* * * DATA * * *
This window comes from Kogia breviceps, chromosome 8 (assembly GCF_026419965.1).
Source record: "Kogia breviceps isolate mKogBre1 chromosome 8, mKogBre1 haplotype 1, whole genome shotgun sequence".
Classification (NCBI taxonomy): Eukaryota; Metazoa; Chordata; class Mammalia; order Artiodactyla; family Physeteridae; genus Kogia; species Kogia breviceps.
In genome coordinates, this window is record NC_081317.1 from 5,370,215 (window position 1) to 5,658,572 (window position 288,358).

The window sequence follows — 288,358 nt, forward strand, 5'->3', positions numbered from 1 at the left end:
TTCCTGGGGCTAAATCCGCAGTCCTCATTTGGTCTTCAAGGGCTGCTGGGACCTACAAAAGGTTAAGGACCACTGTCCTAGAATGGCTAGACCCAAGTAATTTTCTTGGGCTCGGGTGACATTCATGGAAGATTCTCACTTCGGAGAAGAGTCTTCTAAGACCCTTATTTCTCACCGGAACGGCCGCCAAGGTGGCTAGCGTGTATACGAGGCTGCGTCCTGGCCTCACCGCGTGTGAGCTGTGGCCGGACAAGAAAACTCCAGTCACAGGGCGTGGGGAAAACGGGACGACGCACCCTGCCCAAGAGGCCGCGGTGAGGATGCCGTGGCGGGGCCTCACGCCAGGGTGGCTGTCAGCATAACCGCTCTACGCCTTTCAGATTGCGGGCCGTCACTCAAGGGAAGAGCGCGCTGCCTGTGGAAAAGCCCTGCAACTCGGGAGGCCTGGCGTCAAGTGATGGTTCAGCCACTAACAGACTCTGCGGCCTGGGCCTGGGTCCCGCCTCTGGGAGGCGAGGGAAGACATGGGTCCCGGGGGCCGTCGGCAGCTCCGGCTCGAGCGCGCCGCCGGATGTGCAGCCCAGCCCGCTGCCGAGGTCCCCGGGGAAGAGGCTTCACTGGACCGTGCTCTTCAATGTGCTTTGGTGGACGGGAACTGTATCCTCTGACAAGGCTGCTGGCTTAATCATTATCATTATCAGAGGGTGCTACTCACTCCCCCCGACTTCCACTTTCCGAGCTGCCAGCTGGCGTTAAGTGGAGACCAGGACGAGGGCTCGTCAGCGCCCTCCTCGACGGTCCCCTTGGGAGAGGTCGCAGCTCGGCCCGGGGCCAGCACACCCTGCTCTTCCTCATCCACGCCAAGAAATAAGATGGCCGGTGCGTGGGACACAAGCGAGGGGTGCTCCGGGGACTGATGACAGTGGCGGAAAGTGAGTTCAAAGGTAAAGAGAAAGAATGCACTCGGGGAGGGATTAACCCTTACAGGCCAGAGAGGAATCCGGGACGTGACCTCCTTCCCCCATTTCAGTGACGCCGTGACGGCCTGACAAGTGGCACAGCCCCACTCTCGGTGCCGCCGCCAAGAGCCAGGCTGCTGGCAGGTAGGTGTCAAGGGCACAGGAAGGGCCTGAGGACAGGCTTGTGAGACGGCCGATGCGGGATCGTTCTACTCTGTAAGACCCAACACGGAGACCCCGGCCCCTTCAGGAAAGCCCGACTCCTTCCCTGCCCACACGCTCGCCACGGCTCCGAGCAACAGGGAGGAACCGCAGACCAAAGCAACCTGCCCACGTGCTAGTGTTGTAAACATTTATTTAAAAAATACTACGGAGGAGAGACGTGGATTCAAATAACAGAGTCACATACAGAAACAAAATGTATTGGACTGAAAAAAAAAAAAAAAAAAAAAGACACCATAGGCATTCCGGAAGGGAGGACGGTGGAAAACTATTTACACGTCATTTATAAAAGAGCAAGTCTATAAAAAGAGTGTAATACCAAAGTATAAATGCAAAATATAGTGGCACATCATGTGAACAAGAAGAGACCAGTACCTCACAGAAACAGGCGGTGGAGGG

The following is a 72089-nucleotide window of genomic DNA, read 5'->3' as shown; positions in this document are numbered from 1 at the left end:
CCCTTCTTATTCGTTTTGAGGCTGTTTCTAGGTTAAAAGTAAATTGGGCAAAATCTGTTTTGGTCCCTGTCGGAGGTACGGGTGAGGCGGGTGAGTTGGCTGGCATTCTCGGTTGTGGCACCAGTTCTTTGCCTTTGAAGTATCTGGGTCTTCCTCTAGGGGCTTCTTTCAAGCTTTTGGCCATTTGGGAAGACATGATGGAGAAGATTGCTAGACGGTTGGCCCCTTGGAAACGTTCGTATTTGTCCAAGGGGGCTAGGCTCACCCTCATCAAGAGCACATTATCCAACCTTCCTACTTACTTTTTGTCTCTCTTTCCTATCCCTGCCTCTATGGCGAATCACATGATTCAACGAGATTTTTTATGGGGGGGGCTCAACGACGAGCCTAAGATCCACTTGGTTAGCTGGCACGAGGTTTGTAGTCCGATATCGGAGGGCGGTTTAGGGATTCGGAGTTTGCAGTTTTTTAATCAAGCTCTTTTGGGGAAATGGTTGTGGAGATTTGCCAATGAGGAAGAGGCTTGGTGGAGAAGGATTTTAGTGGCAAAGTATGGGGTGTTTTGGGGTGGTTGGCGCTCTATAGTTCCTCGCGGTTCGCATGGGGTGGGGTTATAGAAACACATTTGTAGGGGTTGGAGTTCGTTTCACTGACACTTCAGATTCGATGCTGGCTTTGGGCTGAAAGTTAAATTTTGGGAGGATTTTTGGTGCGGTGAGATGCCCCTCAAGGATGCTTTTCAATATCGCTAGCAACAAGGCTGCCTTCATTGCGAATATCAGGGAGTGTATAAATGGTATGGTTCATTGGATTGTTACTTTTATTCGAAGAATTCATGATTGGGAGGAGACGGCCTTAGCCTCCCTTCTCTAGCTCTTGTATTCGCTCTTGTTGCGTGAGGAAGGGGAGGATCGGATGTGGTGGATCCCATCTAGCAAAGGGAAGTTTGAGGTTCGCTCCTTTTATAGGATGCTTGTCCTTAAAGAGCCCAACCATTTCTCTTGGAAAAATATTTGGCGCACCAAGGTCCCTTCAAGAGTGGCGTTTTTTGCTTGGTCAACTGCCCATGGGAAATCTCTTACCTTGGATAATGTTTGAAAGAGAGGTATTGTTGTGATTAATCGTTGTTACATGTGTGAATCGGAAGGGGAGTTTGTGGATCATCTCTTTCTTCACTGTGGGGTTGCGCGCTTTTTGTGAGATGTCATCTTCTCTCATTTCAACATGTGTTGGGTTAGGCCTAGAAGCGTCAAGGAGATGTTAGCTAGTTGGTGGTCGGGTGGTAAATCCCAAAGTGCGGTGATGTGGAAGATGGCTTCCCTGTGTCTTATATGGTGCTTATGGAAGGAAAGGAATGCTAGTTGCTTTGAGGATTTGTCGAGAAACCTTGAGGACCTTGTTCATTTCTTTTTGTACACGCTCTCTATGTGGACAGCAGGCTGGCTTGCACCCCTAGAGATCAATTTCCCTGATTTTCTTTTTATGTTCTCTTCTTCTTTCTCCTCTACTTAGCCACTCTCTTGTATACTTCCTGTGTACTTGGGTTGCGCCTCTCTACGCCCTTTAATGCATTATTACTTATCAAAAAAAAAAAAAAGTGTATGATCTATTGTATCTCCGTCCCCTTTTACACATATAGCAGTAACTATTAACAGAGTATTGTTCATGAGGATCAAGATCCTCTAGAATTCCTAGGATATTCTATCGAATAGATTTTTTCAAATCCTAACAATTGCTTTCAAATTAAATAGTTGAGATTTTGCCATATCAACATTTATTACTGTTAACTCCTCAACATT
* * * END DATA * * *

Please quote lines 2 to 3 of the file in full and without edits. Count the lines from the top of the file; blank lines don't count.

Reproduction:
Source record: "Kogia breviceps isolate mKogBre1 chromosome 8, mKogBre1 haplotype 1, whole genome shotgun sequence".
Classification (NCBI taxonomy): Eukaryota; Metazoa; Chordata; class Mammalia; order Artiodactyla; family Physeteridae; genus Kogia; species Kogia breviceps.